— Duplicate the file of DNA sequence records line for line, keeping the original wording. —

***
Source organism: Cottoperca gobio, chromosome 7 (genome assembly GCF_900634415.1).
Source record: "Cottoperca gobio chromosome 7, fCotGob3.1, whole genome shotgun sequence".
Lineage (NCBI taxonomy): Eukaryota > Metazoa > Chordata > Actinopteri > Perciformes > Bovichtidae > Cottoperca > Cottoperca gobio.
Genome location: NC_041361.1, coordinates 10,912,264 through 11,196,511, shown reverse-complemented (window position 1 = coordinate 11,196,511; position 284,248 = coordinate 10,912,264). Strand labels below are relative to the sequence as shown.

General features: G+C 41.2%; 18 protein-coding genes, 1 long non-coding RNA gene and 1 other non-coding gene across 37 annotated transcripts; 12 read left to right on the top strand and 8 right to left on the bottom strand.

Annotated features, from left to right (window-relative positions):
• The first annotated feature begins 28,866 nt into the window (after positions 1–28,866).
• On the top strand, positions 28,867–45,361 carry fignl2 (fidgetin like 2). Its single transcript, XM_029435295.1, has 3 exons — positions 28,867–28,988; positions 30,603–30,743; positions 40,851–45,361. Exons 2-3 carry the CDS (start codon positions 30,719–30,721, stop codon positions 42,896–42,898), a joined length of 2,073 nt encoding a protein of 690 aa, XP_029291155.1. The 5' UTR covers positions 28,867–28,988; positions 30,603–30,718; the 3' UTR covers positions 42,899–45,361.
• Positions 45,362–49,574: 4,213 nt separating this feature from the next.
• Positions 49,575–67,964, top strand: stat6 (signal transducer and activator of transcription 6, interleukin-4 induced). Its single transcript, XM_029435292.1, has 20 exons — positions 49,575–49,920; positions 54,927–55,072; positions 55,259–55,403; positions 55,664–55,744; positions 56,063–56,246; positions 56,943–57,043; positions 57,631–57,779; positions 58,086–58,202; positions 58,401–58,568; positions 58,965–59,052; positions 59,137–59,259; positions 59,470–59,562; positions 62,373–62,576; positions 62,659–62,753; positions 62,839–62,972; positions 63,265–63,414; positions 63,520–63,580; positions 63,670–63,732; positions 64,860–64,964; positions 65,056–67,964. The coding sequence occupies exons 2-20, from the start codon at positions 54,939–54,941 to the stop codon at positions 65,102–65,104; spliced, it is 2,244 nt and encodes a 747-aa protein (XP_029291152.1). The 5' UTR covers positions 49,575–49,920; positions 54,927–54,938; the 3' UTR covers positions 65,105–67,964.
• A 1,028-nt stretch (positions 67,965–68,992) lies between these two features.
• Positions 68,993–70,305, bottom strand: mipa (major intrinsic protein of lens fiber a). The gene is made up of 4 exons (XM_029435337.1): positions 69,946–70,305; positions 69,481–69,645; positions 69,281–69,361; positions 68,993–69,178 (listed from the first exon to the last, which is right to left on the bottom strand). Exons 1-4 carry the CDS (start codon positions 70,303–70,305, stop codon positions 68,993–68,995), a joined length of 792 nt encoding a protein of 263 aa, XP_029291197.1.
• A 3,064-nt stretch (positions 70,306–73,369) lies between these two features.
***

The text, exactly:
Source organism: Cottoperca gobio, chromosome 7 (genome assembly GCF_900634415.1).
Source record: "Cottoperca gobio chromosome 7, fCotGob3.1, whole genome shotgun sequence".
Lineage (NCBI taxonomy): Eukaryota > Metazoa > Chordata > Actinopteri > Perciformes > Bovichtidae > Cottoperca > Cottoperca gobio.
Genome location: NC_041361.1, coordinates 10,912,264 through 11,196,511, shown reverse-complemented (window position 1 = coordinate 11,196,511; position 284,248 = coordinate 10,912,264). Strand labels below are relative to the sequence as shown.

General features: G+C 41.2%; 18 protein-coding genes, 1 long non-coding RNA gene and 1 other non-coding gene across 37 annotated transcripts; 12 read left to right on the top strand and 8 right to left on the bottom strand.

Annotated features, from left to right (window-relative positions):
• The first annotated feature begins 28,866 nt into the window (after positions 1–28,866).
• On the top strand, positions 28,867–45,361 carry fignl2 (fidgetin like 2). Its single transcript, XM_029435295.1, has 3 exons — positions 28,867–28,988; positions 30,603–30,743; positions 40,851–45,361. Exons 2-3 carry the CDS (start codon positions 30,719–30,721, stop codon positions 42,896–42,898), a joined length of 2,073 nt encoding a protein of 690 aa, XP_029291155.1. The 5' UTR covers positions 28,867–28,988; positions 30,603–30,718; the 3' UTR covers positions 42,899–45,361.
• Positions 45,362–49,574: 4,213 nt separating this feature from the next.
• Positions 49,575–67,964, top strand: stat6 (signal transducer and activator of transcription 6, interleukin-4 induced). Its single transcript, XM_029435292.1, has 20 exons — positions 49,575–49,920; positions 54,927–55,072; positions 55,259–55,403; positions 55,664–55,744; positions 56,063–56,246; positions 56,943–57,043; positions 57,631–57,779; positions 58,086–58,202; positions 58,401–58,568; positions 58,965–59,052; positions 59,137–59,259; positions 59,470–59,562; positions 62,373–62,576; positions 62,659–62,753; positions 62,839–62,972; positions 63,265–63,414; positions 63,520–63,580; positions 63,670–63,732; positions 64,860–64,964; positions 65,056–67,964. The coding sequence occupies exons 2-20, from the start codon at positions 54,939–54,941 to the stop codon at positions 65,102–65,104; spliced, it is 2,244 nt and encodes a 747-aa protein (XP_029291152.1). The 5' UTR covers positions 49,575–49,920; positions 54,927–54,938; the 3' UTR covers positions 65,105–67,964.
• A 1,028-nt stretch (positions 67,965–68,992) lies between these two features.
• Positions 68,993–70,305, bottom strand: mipa (major intrinsic protein of lens fiber a). The gene is made up of 4 exons (XM_029435337.1): positions 69,946–70,305; positions 69,481–69,645; positions 69,281–69,361; positions 68,993–69,178 (listed from the first exon to the last, which is right to left on the bottom strand). Exons 1-4 carry the CDS (start codon positions 70,303–70,305, stop codon positions 68,993–68,995), a joined length of 792 nt encoding a protein of 263 aa, XP_029291197.1.
• A 3,064-nt stretch (positions 70,306–73,369) lies between these two features.